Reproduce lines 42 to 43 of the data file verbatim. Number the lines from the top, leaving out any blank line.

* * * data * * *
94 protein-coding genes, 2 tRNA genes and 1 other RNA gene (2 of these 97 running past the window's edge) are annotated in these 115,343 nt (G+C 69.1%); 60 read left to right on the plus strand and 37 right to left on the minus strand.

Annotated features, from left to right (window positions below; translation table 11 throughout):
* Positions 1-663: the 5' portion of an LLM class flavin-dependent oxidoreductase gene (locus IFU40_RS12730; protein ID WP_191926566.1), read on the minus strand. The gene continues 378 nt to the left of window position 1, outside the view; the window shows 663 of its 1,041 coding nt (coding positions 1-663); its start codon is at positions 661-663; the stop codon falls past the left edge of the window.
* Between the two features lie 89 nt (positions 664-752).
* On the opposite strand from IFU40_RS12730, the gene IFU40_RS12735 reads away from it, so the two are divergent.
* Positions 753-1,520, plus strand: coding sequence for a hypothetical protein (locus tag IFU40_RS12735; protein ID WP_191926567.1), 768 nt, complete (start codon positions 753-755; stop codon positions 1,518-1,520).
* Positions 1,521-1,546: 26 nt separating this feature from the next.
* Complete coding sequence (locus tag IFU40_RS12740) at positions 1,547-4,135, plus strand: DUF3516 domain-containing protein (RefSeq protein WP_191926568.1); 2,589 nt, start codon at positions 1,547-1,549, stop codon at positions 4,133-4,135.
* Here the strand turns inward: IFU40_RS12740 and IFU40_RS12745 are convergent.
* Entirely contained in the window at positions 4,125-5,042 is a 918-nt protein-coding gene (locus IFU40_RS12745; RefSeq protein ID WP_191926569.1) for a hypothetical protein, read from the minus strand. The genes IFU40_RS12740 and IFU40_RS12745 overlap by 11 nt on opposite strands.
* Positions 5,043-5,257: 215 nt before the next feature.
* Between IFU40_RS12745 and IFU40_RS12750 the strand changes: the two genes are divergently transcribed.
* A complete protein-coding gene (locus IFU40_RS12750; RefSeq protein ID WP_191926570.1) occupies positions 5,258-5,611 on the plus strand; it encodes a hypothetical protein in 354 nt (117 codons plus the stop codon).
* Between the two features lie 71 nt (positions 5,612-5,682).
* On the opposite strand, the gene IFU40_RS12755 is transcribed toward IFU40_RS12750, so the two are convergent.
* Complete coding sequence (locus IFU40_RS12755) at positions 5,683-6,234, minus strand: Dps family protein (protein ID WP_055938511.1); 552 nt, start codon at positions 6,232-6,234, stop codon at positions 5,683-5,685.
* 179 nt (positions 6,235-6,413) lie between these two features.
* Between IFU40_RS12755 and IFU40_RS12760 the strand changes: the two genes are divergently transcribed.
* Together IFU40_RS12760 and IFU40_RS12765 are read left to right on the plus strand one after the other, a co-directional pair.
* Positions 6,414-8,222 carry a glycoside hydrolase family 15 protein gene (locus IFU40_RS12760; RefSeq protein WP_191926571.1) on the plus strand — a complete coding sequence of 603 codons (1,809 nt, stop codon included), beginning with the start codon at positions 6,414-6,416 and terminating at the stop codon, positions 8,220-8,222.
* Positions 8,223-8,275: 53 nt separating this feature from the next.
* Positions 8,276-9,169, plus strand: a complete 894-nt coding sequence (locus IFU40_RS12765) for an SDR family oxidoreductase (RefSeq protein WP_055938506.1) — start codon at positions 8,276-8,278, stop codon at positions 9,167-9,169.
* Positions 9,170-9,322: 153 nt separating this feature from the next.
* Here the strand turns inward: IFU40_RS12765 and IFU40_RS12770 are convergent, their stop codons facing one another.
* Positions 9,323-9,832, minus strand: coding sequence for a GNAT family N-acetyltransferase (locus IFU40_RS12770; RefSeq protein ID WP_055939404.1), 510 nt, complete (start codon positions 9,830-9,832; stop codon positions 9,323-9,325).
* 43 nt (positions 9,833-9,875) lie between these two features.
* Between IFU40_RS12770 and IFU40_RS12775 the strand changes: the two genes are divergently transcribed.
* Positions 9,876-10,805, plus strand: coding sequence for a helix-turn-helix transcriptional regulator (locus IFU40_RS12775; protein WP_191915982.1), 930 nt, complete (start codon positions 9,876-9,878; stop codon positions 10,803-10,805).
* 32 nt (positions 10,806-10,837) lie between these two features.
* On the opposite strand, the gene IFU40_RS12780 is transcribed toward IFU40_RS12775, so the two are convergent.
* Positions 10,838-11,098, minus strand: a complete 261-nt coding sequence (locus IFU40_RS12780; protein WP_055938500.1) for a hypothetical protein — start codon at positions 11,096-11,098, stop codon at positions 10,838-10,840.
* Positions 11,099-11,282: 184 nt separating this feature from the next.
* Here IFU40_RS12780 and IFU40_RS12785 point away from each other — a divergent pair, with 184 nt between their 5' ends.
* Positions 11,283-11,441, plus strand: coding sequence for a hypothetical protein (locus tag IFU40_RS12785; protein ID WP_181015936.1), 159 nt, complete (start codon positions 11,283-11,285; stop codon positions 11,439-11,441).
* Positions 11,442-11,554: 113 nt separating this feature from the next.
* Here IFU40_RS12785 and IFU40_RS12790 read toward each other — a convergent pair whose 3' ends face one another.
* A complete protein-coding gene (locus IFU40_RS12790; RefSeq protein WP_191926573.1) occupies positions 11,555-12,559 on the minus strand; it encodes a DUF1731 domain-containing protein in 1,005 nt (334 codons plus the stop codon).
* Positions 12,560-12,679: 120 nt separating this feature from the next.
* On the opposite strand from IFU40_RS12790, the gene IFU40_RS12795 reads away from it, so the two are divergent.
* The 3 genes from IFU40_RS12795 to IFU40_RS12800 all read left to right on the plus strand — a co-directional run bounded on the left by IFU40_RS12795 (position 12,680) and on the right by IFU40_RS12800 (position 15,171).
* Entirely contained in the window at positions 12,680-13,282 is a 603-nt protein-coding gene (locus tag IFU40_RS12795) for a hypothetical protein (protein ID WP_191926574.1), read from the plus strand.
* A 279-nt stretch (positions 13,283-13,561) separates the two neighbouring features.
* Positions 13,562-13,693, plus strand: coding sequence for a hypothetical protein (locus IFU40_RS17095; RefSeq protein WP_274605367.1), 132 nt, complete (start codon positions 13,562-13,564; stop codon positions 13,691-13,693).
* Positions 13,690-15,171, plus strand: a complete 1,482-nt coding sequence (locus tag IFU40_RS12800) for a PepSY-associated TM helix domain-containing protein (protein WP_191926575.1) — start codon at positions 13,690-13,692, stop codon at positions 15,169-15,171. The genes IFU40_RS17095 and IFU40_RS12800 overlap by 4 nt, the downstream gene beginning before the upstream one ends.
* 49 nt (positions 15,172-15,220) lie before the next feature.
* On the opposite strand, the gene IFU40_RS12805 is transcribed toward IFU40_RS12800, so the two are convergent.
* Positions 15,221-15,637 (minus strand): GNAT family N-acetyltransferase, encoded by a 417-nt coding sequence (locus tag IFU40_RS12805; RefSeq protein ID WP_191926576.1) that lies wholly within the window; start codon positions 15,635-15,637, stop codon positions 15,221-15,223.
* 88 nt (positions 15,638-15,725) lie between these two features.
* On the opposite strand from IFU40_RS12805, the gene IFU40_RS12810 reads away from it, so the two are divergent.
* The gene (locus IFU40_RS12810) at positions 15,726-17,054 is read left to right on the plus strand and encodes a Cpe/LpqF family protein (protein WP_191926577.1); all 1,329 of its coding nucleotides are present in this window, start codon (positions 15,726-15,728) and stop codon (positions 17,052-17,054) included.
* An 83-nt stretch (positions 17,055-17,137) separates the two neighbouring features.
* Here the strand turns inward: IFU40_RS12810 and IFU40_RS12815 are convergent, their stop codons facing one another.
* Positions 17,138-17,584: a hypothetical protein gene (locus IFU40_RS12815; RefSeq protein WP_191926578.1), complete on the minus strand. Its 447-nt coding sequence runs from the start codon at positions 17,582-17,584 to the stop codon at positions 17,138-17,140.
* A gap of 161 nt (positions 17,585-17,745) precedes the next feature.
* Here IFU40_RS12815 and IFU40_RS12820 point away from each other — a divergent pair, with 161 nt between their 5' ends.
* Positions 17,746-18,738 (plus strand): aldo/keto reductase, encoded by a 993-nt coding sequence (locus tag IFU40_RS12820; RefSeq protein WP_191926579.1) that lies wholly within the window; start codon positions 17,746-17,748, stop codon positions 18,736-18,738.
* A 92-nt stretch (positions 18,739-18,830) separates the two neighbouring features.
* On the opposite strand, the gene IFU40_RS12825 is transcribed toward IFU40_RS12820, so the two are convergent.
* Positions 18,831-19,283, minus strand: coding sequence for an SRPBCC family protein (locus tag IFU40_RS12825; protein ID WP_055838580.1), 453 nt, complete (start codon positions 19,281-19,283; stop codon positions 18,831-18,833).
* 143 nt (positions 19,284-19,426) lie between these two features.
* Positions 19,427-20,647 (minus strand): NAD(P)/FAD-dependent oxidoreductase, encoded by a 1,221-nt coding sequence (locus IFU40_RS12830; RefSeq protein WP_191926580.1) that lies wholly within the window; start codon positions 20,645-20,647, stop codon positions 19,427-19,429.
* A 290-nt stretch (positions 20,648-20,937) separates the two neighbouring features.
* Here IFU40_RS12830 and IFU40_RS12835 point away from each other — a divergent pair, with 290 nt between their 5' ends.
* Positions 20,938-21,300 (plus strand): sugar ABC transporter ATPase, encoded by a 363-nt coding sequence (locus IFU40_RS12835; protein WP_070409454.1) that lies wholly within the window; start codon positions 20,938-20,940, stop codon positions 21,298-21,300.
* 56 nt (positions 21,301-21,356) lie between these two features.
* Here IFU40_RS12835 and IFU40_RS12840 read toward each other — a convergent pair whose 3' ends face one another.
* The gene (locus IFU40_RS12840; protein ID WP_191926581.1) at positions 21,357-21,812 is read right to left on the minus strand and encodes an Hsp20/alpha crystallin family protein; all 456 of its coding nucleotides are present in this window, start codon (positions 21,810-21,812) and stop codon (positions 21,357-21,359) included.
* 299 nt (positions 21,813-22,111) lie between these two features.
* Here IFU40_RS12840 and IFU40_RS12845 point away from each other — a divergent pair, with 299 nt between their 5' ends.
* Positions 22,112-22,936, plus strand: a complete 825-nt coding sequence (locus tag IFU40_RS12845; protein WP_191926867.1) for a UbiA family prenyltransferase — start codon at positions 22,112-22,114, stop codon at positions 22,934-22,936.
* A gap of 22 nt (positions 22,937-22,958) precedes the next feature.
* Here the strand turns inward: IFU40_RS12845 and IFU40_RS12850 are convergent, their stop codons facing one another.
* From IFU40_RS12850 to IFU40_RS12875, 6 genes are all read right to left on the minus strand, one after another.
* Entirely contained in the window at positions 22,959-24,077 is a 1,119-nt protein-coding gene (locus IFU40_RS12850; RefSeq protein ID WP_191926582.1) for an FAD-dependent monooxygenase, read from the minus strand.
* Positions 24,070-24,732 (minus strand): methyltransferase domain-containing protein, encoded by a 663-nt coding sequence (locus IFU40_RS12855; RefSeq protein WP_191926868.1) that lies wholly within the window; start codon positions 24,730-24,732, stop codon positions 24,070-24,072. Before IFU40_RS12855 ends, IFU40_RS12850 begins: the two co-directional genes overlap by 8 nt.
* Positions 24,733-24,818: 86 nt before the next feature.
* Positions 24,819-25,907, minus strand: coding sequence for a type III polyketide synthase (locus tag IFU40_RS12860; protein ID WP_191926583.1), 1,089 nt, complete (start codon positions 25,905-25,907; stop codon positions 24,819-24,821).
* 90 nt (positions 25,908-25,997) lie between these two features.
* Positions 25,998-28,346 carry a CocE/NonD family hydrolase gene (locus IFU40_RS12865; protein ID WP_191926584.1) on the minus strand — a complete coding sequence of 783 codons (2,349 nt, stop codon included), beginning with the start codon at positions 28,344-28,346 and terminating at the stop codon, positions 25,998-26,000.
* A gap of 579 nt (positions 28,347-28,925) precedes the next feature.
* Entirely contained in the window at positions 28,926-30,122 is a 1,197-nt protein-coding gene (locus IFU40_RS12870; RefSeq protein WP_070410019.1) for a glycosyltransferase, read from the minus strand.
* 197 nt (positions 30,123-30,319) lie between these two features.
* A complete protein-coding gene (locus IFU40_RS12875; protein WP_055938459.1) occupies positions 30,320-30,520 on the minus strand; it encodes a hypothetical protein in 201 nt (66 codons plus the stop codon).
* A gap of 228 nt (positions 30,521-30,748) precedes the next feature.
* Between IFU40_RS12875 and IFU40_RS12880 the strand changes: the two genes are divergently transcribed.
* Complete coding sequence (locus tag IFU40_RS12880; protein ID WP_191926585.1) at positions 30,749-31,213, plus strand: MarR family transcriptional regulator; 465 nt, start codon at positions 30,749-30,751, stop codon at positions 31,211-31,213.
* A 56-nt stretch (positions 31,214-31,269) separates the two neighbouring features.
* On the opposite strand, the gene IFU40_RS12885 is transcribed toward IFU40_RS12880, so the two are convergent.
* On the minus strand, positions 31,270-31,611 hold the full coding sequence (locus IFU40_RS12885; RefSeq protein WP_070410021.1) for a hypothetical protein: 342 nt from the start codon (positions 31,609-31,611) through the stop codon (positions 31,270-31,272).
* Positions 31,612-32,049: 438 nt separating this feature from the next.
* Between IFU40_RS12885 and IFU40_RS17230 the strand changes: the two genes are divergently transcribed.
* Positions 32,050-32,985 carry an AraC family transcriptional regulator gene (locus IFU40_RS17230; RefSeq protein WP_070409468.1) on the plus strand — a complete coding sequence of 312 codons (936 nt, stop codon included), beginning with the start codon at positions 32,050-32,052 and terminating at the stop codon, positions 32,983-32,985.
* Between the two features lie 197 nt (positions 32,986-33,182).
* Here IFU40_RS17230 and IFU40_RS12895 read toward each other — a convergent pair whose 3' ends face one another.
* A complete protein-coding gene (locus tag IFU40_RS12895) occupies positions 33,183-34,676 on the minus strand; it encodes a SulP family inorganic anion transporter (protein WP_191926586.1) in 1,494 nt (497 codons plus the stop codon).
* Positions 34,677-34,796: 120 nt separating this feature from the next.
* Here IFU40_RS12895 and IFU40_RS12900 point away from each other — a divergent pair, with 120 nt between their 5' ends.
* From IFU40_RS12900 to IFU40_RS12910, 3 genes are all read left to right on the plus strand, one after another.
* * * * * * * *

* A 279-nt stretch (positions 13,283-13,561) separates the two neighbouring features.
* Positions 13,562-13,693, plus strand: coding sequence for a hypothetical protein (locus IFU40_RS17095; RefSeq protein WP_274605367.1), 132 nt, complete (start codon positions 13,562-13,564; stop codon positions 13,691-13,693).